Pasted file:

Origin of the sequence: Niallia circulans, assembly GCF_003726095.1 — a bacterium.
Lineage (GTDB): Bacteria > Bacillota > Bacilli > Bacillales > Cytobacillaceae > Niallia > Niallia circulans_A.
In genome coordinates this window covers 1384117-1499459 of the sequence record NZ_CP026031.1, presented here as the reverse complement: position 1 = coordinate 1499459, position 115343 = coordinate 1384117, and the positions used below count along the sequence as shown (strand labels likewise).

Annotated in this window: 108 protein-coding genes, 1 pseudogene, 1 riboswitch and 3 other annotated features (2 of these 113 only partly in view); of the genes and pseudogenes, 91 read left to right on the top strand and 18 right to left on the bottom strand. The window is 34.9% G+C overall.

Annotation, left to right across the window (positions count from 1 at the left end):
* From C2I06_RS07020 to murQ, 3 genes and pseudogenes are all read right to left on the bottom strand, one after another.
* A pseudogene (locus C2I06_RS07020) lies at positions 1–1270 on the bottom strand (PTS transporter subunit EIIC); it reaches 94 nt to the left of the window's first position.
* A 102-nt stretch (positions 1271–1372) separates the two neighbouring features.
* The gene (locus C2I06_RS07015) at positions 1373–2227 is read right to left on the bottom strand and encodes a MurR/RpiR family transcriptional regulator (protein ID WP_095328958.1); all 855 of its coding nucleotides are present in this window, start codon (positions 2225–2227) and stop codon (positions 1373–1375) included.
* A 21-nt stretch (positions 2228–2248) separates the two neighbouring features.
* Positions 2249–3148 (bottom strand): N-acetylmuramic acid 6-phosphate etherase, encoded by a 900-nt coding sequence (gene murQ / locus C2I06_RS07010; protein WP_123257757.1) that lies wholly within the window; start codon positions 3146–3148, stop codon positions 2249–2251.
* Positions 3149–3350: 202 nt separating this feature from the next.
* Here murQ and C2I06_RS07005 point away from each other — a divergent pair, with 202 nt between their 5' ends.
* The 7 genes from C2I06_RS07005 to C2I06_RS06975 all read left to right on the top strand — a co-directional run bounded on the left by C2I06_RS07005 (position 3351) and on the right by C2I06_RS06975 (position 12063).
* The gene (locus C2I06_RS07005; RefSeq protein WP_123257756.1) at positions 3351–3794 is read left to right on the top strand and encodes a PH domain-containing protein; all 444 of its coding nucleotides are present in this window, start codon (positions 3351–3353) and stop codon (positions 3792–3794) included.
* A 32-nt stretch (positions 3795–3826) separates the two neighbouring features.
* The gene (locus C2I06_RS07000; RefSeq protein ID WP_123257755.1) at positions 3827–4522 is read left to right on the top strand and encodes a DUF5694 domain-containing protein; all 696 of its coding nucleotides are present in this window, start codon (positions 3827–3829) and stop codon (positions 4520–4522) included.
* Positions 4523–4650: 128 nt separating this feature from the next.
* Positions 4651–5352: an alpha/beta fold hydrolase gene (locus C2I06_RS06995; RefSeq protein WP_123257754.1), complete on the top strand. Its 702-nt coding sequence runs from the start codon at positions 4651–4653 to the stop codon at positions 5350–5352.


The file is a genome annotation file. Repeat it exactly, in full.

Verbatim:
Origin of the sequence: Niallia circulans, assembly GCF_003726095.1 — a bacterium.
Lineage (GTDB): Bacteria > Bacillota > Bacilli > Bacillales > Cytobacillaceae > Niallia > Niallia circulans_A.
In genome coordinates this window covers 1384117-1499459 of the sequence record NZ_CP026031.1, presented here as the reverse complement: position 1 = coordinate 1499459, position 115343 = coordinate 1384117, and the positions used below count along the sequence as shown (strand labels likewise).

Annotated in this window: 108 protein-coding genes, 1 pseudogene, 1 riboswitch and 3 other annotated features (2 of these 113 only partly in view); of the genes and pseudogenes, 91 read left to right on the top strand and 18 right to left on the bottom strand. The window is 34.9% G+C overall.

Annotation, left to right across the window (positions count from 1 at the left end):
* From C2I06_RS07020 to murQ, 3 genes and pseudogenes are all read right to left on the bottom strand, one after another.
* A pseudogene (locus C2I06_RS07020) lies at positions 1–1270 on the bottom strand (PTS transporter subunit EIIC); it reaches 94 nt to the left of the window's first position.
* A 102-nt stretch (positions 1271–1372) separates the two neighbouring features.
* The gene (locus C2I06_RS07015) at positions 1373–2227 is read right to left on the bottom strand and encodes a MurR/RpiR family transcriptional regulator (protein ID WP_095328958.1); all 855 of its coding nucleotides are present in this window, start codon (positions 2225–2227) and stop codon (positions 1373–1375) included.
* A 21-nt stretch (positions 2228–2248) separates the two neighbouring features.
* Positions 2249–3148 (bottom strand): N-acetylmuramic acid 6-phosphate etherase, encoded by a 900-nt coding sequence (gene murQ / locus C2I06_RS07010; protein WP_123257757.1) that lies wholly within the window; start codon positions 3146–3148, stop codon positions 2249–2251.
* Positions 3149–3350: 202 nt separating this feature from the next.
* Here murQ and C2I06_RS07005 point away from each other — a divergent pair, with 202 nt between their 5' ends.
* The 7 genes from C2I06_RS07005 to C2I06_RS06975 all read left to right on the top strand — a co-directional run bounded on the left by C2I06_RS07005 (position 3351) and on the right by C2I06_RS06975 (position 12063).
* The gene (locus C2I06_RS07005; RefSeq protein WP_123257756.1) at positions 3351–3794 is read left to right on the top strand and encodes a PH domain-containing protein; all 444 of its coding nucleotides are present in this window, start codon (positions 3351–3353) and stop codon (positions 3792–3794) included.
* A 32-nt stretch (positions 3795–3826) separates the two neighbouring features.
* The gene (locus C2I06_RS07000; RefSeq protein ID WP_123257755.1) at positions 3827–4522 is read left to right on the top strand and encodes a DUF5694 domain-containing protein; all 696 of its coding nucleotides are present in this window, start codon (positions 3827–3829) and stop codon (positions 4520–4522) included.
* Positions 4523–4650: 128 nt separating this feature from the next.
* Positions 4651–5352: an alpha/beta fold hydrolase gene (locus C2I06_RS06995; RefSeq protein WP_123257754.1), complete on the top strand. Its 702-nt coding sequence runs from the start codon at positions 4651–4653 to the stop codon at positions 5350–5352.